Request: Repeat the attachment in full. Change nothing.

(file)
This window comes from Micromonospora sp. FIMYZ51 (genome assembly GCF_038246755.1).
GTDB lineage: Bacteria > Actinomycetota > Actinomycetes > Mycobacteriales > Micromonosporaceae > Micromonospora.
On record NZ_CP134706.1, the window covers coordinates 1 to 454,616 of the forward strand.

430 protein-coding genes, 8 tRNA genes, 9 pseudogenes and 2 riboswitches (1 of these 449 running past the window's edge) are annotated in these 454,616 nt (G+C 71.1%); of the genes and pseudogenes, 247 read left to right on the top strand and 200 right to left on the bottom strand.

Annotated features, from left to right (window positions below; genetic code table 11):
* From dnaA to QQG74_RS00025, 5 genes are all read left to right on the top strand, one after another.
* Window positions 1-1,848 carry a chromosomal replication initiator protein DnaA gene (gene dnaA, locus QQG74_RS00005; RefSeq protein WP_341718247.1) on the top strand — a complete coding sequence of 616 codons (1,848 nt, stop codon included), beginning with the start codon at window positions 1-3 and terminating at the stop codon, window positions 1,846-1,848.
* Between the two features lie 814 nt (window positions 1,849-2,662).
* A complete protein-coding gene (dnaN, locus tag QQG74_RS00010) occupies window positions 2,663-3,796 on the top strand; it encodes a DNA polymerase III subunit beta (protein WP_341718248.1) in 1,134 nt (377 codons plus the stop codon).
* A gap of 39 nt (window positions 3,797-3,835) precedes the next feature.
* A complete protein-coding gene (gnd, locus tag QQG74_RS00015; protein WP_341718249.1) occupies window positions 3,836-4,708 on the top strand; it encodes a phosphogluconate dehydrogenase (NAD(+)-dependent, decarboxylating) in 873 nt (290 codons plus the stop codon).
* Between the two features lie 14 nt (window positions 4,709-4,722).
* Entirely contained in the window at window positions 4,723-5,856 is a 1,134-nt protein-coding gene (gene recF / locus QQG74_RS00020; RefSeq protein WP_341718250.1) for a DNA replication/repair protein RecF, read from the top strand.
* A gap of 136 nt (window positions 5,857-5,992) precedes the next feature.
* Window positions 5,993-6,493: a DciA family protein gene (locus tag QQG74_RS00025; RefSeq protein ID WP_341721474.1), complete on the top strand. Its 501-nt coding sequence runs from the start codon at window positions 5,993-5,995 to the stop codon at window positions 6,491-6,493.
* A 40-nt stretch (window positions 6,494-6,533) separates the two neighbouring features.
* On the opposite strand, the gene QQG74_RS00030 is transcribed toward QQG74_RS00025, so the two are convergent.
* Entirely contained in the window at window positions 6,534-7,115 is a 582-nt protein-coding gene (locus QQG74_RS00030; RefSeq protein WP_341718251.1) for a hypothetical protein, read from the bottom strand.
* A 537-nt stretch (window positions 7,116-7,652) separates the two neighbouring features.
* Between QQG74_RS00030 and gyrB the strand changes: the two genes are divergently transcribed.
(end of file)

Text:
This window comes from Micromonospora sp. FIMYZ51 (genome assembly GCF_038246755.1).
GTDB lineage: Bacteria > Actinomycetota > Actinomycetes > Mycobacteriales > Micromonosporaceae > Micromonospora.
On record NZ_CP134706.1, the window covers coordinates 1 to 454,616 of the forward strand.

430 protein-coding genes, 8 tRNA genes, 9 pseudogenes and 2 riboswitches (1 of these 449 running past the window's edge) are annotated in these 454,616 nt (G+C 71.1%); of the genes and pseudogenes, 247 read left to right on the top strand and 200 right to left on the bottom strand.

Annotated features, from left to right (window positions below; genetic code table 11):
* From dnaA to QQG74_RS00025, 5 genes are all read left to right on the top strand, one after another.
* Window positions 1-1,848 carry a chromosomal replication initiator protein DnaA gene (gene dnaA, locus QQG74_RS00005; RefSeq protein WP_341718247.1) on the top strand — a complete coding sequence of 616 codons (1,848 nt, stop codon included), beginning with the start codon at window positions 1-3 and terminating at the stop codon, window positions 1,846-1,848.
* Between the two features lie 814 nt (window positions 1,849-2,662).
* A complete protein-coding gene (dnaN, locus tag QQG74_RS00010) occupies window positions 2,663-3,796 on the top strand; it encodes a DNA polymerase III subunit beta (protein WP_341718248.1) in 1,134 nt (377 codons plus the stop codon).
* A gap of 39 nt (window positions 3,797-3,835) precedes the next feature.
* A complete protein-coding gene (gnd, locus tag QQG74_RS00015; protein WP_341718249.1) occupies window positions 3,836-4,708 on the top strand; it encodes a phosphogluconate dehydrogenase (NAD(+)-dependent, decarboxylating) in 873 nt (290 codons plus the stop codon).
* Between the two features lie 14 nt (window positions 4,709-4,722).
* Entirely contained in the window at window positions 4,723-5,856 is a 1,134-nt protein-coding gene (gene recF / locus QQG74_RS00020; RefSeq protein WP_341718250.1) for a DNA replication/repair protein RecF, read from the top strand.
* A gap of 136 nt (window positions 5,857-5,992) precedes the next feature.
* Window positions 5,993-6,493: a DciA family protein gene (locus tag QQG74_RS00025; RefSeq protein ID WP_341721474.1), complete on the top strand. Its 501-nt coding sequence runs from the start codon at window positions 5,993-5,995 to the stop codon at window positions 6,491-6,493.
* A 40-nt stretch (window positions 6,494-6,533) separates the two neighbouring features.
* On the opposite strand, the gene QQG74_RS00030 is transcribed toward QQG74_RS00025, so the two are convergent.
* Entirely contained in the window at window positions 6,534-7,115 is a 582-nt protein-coding gene (locus QQG74_RS00030; RefSeq protein WP_341718251.1) for a hypothetical protein, read from the bottom strand.
* A 537-nt stretch (window positions 7,116-7,652) separates the two neighbouring features.
* Between QQG74_RS00030 and gyrB the strand changes: the two genes are divergently transcribed.